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Could Olympus’ new patented focusing tech end the DSLR vs. mirrorless debate?

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Yulia Zhukova
A patent made public Friday suggests Olympus is working on an autofocus system that could solve an issue that is keeping many photographers from swapping their DSLR for a mirrorless camera. According to the patent, restructuring the focusing system of the lens could put the focus speeds for a contrast detection system on par with those of a phase detection option.

Because mirrorless cameras don’t have that mirror, most rely on a contrast detection autofocus system, while DSLRs use a quicker phase detection method. While some mirrorless cameras such as the Sony A7II have managed to include phase detection autofocus, the technology, while faster, creates the need for larger, pricier lenses. While speeds have improved, autofocus is one of the sticking points for those who favor DSLRs in the mirrorless vs. DSLR debate.

Based on the patent, the potential Olympus lenses are unique in the way that they focus with fewer, simpler parts. Essentially, the lenses use the lightweight contrast detection system, but with the speed of a phase detection focus, merging the best features of both types. A single camera lens is actually made up of several lenses working together to shape the light and focus the subject. While lenses often include several pieces of glass used just to focus, the patent from Olympus uses a single focusing element.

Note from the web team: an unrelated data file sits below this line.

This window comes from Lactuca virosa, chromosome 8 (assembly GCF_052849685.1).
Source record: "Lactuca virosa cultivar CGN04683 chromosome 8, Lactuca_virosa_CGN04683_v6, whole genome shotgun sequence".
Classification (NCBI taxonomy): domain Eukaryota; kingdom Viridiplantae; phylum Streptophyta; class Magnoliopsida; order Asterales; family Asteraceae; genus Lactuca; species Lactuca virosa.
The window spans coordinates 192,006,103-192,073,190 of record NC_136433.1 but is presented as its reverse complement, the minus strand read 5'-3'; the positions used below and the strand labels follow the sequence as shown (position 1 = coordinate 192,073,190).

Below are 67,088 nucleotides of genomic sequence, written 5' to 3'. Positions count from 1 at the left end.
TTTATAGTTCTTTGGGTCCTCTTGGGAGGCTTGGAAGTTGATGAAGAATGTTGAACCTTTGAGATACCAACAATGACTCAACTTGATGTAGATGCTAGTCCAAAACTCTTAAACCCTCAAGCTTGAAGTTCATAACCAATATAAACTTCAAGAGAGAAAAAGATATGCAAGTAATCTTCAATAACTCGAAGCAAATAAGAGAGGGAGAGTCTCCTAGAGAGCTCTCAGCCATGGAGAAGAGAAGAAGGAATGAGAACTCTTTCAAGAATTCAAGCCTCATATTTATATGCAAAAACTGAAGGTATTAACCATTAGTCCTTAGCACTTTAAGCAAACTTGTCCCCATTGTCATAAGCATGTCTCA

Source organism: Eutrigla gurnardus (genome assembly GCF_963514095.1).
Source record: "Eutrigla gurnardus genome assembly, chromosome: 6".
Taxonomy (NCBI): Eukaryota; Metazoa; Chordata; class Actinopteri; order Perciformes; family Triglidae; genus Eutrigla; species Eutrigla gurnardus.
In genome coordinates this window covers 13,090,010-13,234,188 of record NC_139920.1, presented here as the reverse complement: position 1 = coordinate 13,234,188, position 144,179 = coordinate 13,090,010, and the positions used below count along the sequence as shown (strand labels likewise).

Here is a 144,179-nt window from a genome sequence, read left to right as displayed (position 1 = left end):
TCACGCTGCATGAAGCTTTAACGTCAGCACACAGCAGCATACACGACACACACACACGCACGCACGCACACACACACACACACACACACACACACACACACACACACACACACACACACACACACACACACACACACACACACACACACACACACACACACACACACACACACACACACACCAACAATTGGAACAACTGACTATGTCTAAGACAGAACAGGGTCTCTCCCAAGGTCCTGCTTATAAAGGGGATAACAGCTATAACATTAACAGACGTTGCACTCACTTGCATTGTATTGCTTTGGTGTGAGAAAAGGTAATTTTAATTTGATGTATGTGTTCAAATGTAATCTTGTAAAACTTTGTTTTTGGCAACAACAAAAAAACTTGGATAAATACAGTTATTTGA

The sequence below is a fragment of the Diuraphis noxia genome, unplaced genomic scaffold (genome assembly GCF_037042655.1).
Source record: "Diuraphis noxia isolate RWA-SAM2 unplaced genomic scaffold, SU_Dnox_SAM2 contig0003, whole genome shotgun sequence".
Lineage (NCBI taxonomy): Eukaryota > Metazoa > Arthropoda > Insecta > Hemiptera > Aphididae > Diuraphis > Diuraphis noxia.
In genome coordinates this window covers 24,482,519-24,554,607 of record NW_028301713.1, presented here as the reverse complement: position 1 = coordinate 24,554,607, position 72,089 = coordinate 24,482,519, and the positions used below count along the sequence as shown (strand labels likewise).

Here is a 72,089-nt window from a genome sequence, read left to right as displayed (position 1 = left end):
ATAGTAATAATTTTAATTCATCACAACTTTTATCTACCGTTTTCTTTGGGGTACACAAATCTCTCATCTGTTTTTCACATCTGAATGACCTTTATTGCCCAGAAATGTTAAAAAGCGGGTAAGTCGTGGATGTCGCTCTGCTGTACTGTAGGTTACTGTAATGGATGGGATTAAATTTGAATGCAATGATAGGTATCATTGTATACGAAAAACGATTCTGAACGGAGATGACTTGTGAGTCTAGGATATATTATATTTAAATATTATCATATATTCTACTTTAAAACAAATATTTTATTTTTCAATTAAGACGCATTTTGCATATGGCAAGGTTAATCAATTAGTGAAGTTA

Along with allowing the lenses to lose some weight, the system could help improve autofocus speeds. Current contrast detection lens parts have to move farther than those inside of a DSLR lens with phase detection. But, by creating a focusing unit that doesn’t require as much movement to focus, the lens could improve autofocus speeds.

The patent details six different prime lenses, all with a bright f/1.4 maximum aperture, covering the following focal lengths: 17mm, 28mm, 35mm, and 50mm. The patent also details two different 25mm lenses, both with the same aperture, but with one measuring about three inches and the other five. With lengths ranging from 2.75 inches to about five inches, the lenses are relatively compact, but not as short as some “pancake” lenses on the market.

While the focus of the patent is new focusing technology, some have interpreted the diagrams and descriptions as a set of full frame lenses. Sony is currently the only manufacturer with a full frame mirrorless system, so if Olympus is working on full frame lenses, they’ve either got a full frame camera body up their sleeves or they’re developing lenses to use on non-Olympus bodies.

Patented technology doesn’t always come to the market, but if the fast focus described comes through, the gap between mirrorless cameras and DSLRs could shrink even further.

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